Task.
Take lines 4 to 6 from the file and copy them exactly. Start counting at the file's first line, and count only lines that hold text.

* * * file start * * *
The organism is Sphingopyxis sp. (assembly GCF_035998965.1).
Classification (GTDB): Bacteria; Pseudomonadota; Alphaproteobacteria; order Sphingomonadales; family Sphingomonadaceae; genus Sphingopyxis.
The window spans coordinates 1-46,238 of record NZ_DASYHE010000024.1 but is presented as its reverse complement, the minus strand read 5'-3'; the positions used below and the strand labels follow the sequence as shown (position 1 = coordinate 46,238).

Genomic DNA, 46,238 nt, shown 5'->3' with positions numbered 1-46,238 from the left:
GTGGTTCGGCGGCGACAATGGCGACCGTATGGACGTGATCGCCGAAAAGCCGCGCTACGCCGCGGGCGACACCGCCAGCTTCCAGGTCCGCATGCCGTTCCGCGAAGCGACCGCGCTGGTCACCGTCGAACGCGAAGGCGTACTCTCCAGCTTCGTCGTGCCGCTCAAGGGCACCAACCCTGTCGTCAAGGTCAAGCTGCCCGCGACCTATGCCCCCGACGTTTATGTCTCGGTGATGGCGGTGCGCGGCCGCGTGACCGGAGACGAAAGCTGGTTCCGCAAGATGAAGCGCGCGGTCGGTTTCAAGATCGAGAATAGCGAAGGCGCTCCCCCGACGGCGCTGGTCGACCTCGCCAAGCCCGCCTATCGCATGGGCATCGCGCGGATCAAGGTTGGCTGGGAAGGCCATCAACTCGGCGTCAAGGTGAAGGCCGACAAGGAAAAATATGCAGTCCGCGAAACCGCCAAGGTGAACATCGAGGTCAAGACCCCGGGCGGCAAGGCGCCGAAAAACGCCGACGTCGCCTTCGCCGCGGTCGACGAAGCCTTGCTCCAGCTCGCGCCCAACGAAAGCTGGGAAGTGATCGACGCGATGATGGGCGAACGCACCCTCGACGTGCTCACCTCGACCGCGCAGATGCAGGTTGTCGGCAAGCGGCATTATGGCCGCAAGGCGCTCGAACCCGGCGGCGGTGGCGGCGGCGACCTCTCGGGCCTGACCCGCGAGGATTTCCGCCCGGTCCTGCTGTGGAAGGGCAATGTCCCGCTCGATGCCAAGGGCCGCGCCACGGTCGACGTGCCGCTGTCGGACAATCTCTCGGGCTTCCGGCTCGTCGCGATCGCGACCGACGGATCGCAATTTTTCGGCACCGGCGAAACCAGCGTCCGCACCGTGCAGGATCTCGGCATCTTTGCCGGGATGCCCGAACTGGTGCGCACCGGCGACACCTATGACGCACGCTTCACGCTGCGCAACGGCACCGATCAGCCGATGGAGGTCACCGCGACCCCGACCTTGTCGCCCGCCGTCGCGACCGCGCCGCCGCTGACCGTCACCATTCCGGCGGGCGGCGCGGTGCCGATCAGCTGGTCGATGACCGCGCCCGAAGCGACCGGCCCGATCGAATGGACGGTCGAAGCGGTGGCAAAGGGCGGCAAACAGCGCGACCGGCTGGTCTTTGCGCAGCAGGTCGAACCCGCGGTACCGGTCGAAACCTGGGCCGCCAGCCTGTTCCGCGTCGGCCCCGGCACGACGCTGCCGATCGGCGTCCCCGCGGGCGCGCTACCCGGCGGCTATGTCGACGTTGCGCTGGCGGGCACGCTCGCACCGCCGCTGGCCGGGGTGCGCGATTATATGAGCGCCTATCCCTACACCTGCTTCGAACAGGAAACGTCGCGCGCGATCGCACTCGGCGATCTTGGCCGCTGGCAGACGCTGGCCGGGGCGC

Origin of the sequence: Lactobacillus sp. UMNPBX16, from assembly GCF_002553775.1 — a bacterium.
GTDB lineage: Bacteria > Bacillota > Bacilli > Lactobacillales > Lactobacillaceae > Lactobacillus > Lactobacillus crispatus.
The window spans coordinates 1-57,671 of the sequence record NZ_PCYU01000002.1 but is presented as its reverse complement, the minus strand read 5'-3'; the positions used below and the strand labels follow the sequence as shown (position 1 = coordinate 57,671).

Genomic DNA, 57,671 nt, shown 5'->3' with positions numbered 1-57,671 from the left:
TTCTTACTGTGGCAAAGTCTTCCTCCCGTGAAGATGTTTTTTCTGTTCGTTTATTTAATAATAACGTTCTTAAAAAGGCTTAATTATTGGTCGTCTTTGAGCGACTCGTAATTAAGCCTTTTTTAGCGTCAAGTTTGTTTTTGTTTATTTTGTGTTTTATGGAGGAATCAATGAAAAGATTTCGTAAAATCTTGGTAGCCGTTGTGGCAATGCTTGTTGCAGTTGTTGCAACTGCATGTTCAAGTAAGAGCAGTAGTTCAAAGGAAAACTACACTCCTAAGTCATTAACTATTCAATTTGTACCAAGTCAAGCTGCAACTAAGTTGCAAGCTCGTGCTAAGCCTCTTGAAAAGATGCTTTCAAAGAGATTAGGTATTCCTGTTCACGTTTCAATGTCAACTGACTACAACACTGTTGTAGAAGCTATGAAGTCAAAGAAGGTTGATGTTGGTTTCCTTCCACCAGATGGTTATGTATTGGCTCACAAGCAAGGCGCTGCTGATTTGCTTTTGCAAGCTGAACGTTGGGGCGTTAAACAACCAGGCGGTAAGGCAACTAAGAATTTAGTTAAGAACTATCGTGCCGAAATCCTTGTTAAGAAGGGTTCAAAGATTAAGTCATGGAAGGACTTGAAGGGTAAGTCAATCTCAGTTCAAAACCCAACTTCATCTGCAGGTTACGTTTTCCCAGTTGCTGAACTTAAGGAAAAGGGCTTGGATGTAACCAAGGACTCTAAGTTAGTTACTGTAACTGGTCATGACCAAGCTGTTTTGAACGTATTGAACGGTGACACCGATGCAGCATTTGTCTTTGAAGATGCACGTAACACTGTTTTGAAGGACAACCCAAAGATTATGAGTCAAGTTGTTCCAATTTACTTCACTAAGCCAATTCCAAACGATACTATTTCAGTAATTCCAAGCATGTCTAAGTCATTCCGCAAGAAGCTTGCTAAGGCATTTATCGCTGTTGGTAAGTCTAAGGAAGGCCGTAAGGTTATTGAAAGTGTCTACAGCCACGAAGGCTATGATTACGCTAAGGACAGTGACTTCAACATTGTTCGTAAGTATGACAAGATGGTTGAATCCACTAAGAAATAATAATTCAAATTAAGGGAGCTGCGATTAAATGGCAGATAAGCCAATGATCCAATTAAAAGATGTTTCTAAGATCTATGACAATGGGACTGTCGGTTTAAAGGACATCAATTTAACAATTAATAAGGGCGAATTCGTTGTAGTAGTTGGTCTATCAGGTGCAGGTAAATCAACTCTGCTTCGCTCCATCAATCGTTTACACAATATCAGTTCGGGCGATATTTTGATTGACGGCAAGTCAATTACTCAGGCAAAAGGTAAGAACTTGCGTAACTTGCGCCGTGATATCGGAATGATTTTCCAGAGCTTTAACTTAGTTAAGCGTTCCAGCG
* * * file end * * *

Genomic DNA, 46,238 nt, shown 5'->3' with positions numbered 1-46,238 from the left:
GTGGTTCGGCGGCGACAATGGCGACCGTATGGACGTGATCGCCGAAAAGCCGCGCTACGCCGCGGGCGACACCGCCAGCTTCCAGGTCCGCATGCCGTTCCGCGAAGCGACCGCGCTGGTCACCGTCGAACGCGAAGGCGTACTCTCCAGCTTCGTCGTGCCGCTCAAGGGCACCAACCCTGTCGTCAAGGTCAAGCTGCCCGCGACCTATGCCCCCGACGTTTATGTCTCGGTGATGGCGGTGCGCGGCCGCGTGACCGGAGACGAAAGCTGGTTCCGCAAGATGAAGCGCGCGGTCGGTTTCAAGATCGAGAATAGCGAAGGCGCTCCCCCGACGGCGCTGGTCGACCTCGCCAAGCCCGCCTATCGCATGGGCATCGCGCGGATCAAGGTTGGCTGGGAAGGCCATCAACTCGGCGTCAAGGTGAAGGCCGACAAGGAAAAATATGCAGTCCGCGAAACCGCCAAGGTGAACATCGAGGTCAAGACCCCGGGCGGCAAGGCGCCGAAAAACGCCGACGTCGCCTTCGCCGCGGTCGACGAAGCCTTGCTCCAGCTCGCGCCCAACGAAAGCTGGGAAGTGATCGACGCGATGATGGGCGAACGCACCCTCGACGTGCTCACCTCGACCGCGCAGATGCAGGTTGTCGGCAAGCGGCATTATGGCCGCAAGGCGCTCGAACCCGGCGGCGGTGGCGGCGGCGACCTCTCGGGCCTGACCCGCGAGGATTTCCGCCCGGTCCTGCTGTGGAAGGGCAATGTCCCGCTCGATGCCAAGGGCCGCGCCACGGTCGACGTGCCGCTGTCGGACAATCTCTCGGGCTTCCGGCTCGTCGCGATCGCGACCGACGGATCGCAATTTTTCGGCACCGGCGAAACCAGCGTCCGCACCGTGCAGGATCTCGGCATCTTTGCCGGGATGCCCGAACTGGTGCGCACCGGCGACACCTATGACGCACGCTTCACGCTGCGCAACGGCACCGATCAGCCGATGGAGGTCACCGCGACCCCGACCTTGTCGCCCGCCGTCGCGACCGCGCCGCCGCTGACCGTCACCATTCCGGCGGGCGGCGCGGTGCCGATCAGCTGGTCGATGACCGCGCCCGAAGCGACCGGCCCGATCGAATGGACGGTCGAAGCGGTGGCAAAGGGCGGCAAACAGCGCGACCGGCTGGTCTTTGCGCAGCAGGTCGAACCCGCGGTACCGGTCGAAACCTGGGCCGCCAGCCTGTTCCGCGTCGGCCCCGGCACGACGCTGCCGATCGGCGTCCCCGCGGGCGCGCTACCCGGCGGCTATGTCGACGTTGCGCTGGCGGGCACGCTCGCACCGCCGCTGGCCGGGGTGCGCGATTATATGAGCGCCTATCCCTACACCTGCTTCGAACAGGAAACGTCGCGCGCGATCGCACTCGGCGATCTTGGCCGCTGGCAGACGCTGGCCGGGGCGC

Origin of the sequence: Lactobacillus sp. UMNPBX16, from assembly GCF_002553775.1 — a bacterium.